In 2016 this same video was shared in a Pizzagate thread about the artist Marina Abromovich and her “spirit cooking” ceremonies. The next several months saw increasingly outlandish claims online, particularly that the Pixar film Monsters Inc. was a cryptic reference to adrenochrome harvesting. As some Pizzagate adherents entered the burgeoning QAnon community in 2017, they brought the adrenochrome conspiracy with them.
These factions expanded their audiences in 2018, citing new “investigations” and circulating the rumor that a (hoax) website sold adrenochrome in exchange for cryptocurrency. Conspiracy filmmaker Jay Myers released a video, “Adrenochrome The Elite’s Secret Super Drug!” While the original video was taken down, it remains live on his backup channel and has been uploaded elsewhere online.
In February 2019, Infowars featured a segment on adrenochrome, linking it to the Clinton Foundation via epipen manufacturers, and to the highly controversial “young blood” transfusion startup Ambrosia. A month later, adrenochrome “documentaries” began to emerge on YouTube, followed by many smaller copycat productions, helping form a searchable foundation for the current day conspiracy.
The recent surge in interest can be traced to March 2020 and the effects of the Covid-19 pandemic. Celebrities posting photos of themselves stuck at home and looking less than camera ready were besieged on social media with accusations that they were suffering from adrenochrome withdrawal. (In their logic, shutdowns had stalled the adrenochrome child-trafficking supply chain.) By commenting on these posts, believers spread the adrenochrome hashtag to new eyes while harassing their targets.
Despite this increased visibility, conspiracy outlets accused major social media platforms and media of plotting to suppress the truth about adrenochrome. Adrenochrome conversation continued and intensified on social media, from claims Lady Gaga was participating in blood rituals for an adrenochrome fix, to the Covid-19 “spiked adrenochrome’ theory popularized by Pizzagate booster Liz Crokin. Despite claims of censorship, Google trend results showed that spamming celebrities’ pages with mentions of adrenochrome was working, leading to a spike in search traffic and social media conversation.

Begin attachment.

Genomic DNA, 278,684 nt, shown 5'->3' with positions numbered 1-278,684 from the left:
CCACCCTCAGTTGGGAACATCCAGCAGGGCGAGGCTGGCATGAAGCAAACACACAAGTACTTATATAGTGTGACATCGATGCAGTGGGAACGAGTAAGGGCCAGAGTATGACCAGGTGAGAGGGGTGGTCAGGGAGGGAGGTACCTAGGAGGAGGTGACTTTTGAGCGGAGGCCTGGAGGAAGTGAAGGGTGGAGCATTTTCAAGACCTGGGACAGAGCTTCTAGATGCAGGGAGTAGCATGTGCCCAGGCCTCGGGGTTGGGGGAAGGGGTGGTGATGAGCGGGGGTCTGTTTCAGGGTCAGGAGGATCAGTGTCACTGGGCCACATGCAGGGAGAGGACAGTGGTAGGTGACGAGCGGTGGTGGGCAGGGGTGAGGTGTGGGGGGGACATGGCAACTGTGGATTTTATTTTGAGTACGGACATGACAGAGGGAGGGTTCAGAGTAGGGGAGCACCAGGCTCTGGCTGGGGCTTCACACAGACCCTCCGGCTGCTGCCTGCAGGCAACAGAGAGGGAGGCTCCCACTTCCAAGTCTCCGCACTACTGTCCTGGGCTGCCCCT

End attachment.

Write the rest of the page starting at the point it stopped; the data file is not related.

Unpopular ideas and small disinformation campaigns often go unreported, either unseen or ignored by platforms and mainstream press. The longer an infectiously bad idea goes undetected and undebunked, the more likely it is to spread and develop social importance. This phenomenon has enabled the rapid growth of antivax communities, Covid-19 disinformation, and the prevalence of the adrenochrome harvesting theory.
This is all possible because of how social media and search engines work. As a result of the relative unimportance of adrenochrome, it doesn’t get written about much by scientists, journalists, or academics. This creates a data void, a vacuum of trustworthy information unpopulated by authoritative sources. Within a data void, search algorithms surface what’s available rather than well-curated local, timely, and relevant content. This is the perfect condition for a viral infection of misinformation and conspiracism.
A Google search for “adrenochrome” prompts a knowledge panel, an automatically generated information box sourced from Wikipedia, with a description of the compound and some scholarly research. However, the edit history of that Wikipedia article reveals that in the last few months editors have constantly been removing attempts to add disinformation. On Google Images, viewers are faced with an onslaught of infographics about missing children, doctored images of celebrities and politicians, and instructions for how to find further troves of “evidence.” DuckDuckGo and other search engines return even more outrageous findings in initial search results.